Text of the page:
Home / World / British IS bride Shamima Begum’s baby has died in Syria: Official

British IS bride Shamima Begum’s baby has died in Syria: Official

The infant died at a camp in north Syria, a spokesperson for the Syrian Democratic Forces said
A February 23, 2015, file handout image of a still taken from CCTV issued by the Metropolitan Police shows Shamima Begum going through security at Gatwick airport before she caught a flight to Turkey.

AP   |   Baghouz (Syria)   |   Published 09.03.19, 09:08 AM

The newborn son of UK-born teenager Shamima Begum, who left her London home to join the Islamic State group in Syria, died on Friday in a refugee camp, an official said.

Mustafa Bali, a spokesperson for the Syrian Democratic Forces, confirmed that the infant died at a camp in north Syria. He didn't provide further details.


In a day of conflicting reports about the baby's fate, lawyer Tasnime Akunjee tweeted that he had 'strong but as yet unconfirmed reports that Shamima Begum's son has died. He was a British citizen'. He declined to provide further details.

Then, Bali tweeted that the reports were 'fake' and the baby 'is alive and healthy.' But he later deleted the tweet without explanation, and shortly after confirmed the baby's death.

The British government couldn't confirm the reports.

Shamima was 15 when she and two friends left London to marry IS fighters in Syria in 2015, at a time when the group's online recruitment programme lured many impressionable young people to its self-proclaimed caliphate.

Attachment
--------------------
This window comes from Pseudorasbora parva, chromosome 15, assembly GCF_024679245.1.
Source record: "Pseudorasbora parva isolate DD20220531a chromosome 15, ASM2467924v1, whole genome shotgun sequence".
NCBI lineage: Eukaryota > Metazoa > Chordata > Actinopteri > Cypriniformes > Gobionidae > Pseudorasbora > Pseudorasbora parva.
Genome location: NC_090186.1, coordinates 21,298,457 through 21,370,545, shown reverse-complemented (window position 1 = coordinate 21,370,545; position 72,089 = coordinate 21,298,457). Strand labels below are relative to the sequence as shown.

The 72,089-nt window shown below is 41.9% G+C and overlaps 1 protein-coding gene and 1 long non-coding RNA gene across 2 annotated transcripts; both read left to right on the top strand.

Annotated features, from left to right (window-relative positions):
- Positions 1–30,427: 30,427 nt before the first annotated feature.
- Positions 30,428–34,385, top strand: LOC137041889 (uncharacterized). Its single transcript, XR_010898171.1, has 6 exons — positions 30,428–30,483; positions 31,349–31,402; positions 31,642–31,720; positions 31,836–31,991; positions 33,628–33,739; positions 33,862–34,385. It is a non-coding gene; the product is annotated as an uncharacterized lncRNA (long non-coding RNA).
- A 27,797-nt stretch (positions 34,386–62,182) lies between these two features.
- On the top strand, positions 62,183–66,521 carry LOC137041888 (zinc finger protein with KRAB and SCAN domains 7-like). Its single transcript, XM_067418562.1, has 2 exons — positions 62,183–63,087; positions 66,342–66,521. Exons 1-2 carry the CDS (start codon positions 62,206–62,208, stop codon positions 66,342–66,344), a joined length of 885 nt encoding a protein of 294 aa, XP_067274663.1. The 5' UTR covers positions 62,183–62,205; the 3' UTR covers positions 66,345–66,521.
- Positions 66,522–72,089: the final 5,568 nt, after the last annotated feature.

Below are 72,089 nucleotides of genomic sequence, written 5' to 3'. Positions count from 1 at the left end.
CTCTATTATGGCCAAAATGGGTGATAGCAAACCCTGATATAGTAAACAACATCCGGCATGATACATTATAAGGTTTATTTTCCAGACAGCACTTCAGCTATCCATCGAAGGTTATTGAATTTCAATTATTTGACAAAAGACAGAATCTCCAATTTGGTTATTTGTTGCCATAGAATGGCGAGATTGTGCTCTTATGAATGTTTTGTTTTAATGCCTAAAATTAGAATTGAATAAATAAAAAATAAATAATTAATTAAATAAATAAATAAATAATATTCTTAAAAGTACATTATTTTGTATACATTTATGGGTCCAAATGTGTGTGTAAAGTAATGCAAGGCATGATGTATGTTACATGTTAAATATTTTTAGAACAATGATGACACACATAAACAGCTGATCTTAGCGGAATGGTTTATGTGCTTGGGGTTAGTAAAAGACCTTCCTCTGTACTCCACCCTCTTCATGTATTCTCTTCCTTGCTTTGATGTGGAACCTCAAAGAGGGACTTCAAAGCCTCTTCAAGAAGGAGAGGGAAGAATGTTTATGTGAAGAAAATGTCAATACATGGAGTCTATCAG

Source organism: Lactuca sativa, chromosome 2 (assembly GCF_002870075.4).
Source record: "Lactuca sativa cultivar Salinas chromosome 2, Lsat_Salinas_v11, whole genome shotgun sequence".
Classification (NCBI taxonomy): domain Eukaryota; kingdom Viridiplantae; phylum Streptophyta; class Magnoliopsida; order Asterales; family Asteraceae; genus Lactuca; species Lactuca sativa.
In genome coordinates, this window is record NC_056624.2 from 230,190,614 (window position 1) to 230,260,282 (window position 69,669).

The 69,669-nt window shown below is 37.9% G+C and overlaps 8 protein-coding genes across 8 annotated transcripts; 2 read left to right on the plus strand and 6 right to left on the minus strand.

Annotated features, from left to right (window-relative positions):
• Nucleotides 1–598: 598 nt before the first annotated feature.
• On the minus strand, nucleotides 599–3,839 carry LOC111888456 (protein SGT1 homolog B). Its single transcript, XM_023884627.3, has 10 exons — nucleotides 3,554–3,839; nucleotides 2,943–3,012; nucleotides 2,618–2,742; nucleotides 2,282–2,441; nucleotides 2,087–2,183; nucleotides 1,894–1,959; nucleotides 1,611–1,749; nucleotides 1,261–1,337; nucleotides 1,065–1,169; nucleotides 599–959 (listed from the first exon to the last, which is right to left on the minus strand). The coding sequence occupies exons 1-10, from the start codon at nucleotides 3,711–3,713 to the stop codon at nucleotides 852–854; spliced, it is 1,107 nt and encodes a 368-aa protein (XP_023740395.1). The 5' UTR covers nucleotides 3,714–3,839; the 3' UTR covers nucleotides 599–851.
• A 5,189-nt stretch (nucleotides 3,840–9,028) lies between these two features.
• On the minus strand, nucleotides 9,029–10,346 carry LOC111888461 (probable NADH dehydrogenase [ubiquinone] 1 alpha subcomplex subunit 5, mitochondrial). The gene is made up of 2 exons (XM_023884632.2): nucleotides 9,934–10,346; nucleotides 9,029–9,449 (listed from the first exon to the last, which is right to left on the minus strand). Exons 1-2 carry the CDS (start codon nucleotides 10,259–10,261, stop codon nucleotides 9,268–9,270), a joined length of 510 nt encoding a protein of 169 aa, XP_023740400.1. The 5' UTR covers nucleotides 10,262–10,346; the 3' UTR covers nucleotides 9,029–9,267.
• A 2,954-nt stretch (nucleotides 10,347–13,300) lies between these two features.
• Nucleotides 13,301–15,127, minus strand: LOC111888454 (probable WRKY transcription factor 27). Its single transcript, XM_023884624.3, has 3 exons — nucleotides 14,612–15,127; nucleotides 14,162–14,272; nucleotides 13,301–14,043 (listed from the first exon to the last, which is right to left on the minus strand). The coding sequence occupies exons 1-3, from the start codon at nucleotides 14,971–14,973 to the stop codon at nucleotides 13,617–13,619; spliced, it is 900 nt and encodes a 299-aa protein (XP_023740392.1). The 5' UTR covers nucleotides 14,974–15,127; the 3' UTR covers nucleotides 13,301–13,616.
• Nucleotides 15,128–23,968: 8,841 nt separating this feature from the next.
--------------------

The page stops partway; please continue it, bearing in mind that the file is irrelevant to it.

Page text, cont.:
She recently resurfaced in a refugee camp, and gave birth last month.

Shamima, now 19, told journalists that she wanted to raise her son in Britain, but the government revoked her citizenship. She told reporters that she had lost two other children to malnutrition and disease.

Her Dutch jihadi husband Yago Riedijk, who is in a Kurdish-run detention centre, said last week that he wanted to return to the Netherlands with Shamima and their son.

British home secretary Sajid Javid said last month he had revoked Shamima's citizenship — even while saying he wouldn't make a decision that would render a person stateless. Javid also confirmed that Shamima's son was a British citizen, though he said it would be 'incredibly difficult' to facilitate the return of a child from Syria.

Shamima's parents are from Bangladesh but her family says she isn't a dual citizen. The family has said it plans to challenge Javid's decision.

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